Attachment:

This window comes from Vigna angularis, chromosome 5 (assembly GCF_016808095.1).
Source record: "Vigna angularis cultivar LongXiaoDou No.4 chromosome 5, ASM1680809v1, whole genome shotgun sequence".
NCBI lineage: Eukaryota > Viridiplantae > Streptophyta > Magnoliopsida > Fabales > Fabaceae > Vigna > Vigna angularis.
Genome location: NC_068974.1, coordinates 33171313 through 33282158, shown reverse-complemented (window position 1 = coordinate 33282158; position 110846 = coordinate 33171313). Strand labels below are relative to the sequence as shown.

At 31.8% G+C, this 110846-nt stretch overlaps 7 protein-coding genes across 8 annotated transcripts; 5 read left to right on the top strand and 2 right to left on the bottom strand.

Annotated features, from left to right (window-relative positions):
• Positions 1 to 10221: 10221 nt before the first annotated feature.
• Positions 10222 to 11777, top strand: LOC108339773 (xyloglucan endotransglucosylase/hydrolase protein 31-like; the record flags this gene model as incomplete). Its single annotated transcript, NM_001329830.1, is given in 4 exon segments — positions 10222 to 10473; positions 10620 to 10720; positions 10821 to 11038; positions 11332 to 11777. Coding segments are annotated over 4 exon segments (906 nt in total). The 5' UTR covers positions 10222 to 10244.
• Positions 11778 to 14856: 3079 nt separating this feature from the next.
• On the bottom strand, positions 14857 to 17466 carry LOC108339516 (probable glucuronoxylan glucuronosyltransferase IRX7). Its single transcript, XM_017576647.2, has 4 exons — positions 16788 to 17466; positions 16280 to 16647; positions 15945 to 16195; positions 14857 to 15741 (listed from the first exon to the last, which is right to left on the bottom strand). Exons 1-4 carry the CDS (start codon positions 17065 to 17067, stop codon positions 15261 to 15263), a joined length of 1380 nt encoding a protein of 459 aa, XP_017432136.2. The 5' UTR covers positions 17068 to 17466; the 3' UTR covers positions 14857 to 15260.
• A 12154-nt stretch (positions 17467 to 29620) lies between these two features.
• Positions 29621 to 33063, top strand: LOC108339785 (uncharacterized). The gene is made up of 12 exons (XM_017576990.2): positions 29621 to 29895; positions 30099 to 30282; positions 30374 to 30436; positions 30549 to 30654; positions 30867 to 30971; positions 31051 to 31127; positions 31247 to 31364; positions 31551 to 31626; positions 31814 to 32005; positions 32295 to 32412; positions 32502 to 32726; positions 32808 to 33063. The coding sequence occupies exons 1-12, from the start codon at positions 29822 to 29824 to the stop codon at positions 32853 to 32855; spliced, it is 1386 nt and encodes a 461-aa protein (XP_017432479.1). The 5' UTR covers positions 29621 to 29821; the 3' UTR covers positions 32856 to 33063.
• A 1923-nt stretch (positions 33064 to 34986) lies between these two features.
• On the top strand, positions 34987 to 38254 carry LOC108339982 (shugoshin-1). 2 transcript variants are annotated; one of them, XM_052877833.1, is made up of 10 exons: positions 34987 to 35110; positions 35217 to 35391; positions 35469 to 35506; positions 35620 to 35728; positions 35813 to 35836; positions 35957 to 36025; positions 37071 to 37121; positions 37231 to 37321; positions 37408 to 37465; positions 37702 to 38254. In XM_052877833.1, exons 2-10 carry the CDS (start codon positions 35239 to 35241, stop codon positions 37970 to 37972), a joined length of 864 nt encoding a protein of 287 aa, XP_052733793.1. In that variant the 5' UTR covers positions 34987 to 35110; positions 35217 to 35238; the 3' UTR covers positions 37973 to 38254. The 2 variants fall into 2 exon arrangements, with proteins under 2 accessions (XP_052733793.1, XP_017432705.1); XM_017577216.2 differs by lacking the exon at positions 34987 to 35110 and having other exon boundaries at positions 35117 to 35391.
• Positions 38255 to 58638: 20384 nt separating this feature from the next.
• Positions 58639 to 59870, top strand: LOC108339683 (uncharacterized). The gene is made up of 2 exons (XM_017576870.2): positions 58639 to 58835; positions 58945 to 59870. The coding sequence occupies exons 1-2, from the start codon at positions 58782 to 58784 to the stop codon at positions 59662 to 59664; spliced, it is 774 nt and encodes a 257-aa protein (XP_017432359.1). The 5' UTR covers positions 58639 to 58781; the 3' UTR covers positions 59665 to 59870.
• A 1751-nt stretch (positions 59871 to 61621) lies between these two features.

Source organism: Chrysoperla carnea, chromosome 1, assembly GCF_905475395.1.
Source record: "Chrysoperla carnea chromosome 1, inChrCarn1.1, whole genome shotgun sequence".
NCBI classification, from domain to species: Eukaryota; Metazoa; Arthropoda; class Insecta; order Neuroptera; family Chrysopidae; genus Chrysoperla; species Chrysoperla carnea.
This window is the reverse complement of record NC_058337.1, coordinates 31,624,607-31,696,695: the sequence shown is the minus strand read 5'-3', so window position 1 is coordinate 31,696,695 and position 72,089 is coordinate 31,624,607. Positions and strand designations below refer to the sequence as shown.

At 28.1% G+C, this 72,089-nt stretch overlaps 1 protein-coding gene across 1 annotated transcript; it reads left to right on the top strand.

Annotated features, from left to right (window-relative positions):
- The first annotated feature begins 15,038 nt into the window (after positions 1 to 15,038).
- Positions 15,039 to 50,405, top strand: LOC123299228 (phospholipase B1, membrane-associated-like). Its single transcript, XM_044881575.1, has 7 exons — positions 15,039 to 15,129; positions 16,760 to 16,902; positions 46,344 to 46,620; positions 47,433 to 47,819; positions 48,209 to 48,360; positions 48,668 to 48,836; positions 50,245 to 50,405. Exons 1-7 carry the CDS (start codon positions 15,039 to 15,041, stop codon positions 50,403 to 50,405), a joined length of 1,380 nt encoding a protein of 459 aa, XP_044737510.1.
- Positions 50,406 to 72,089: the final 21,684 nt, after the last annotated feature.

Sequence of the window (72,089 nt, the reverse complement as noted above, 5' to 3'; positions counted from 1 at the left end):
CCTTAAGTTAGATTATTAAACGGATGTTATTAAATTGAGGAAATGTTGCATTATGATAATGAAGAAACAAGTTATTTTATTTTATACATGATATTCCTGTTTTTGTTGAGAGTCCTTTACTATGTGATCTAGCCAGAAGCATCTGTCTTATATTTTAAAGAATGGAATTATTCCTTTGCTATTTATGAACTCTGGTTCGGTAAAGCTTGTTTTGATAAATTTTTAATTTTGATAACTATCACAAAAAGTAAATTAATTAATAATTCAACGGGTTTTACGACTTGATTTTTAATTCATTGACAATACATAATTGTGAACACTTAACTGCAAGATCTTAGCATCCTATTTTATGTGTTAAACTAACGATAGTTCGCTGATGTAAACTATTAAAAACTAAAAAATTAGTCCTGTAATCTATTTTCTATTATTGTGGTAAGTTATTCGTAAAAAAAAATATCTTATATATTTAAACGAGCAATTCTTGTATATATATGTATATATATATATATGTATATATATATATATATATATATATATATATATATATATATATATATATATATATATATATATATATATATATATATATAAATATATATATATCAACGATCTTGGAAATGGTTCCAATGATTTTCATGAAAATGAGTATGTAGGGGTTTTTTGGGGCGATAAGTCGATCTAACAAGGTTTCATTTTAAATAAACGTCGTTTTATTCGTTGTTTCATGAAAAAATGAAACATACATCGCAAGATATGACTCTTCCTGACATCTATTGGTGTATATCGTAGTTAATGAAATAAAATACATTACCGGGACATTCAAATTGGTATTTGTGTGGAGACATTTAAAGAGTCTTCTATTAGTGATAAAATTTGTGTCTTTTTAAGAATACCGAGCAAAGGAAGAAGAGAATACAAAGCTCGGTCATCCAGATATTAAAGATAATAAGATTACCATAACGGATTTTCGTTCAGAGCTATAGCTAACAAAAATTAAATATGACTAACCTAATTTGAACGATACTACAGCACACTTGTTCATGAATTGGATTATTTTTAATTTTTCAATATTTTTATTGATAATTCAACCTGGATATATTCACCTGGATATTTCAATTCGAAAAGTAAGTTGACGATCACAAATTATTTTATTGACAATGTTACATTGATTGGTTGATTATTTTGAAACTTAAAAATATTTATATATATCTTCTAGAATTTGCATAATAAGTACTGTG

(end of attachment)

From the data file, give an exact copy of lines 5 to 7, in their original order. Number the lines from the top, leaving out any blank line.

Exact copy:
At 31.8% G+C, this 110846-nt stretch overlaps 7 protein-coding genes across 8 annotated transcripts; 5 read left to right on the top strand and 2 right to left on the bottom strand.

Annotated features, from left to right (window-relative positions):
• Positions 1 to 10221: 10221 nt before the first annotated feature.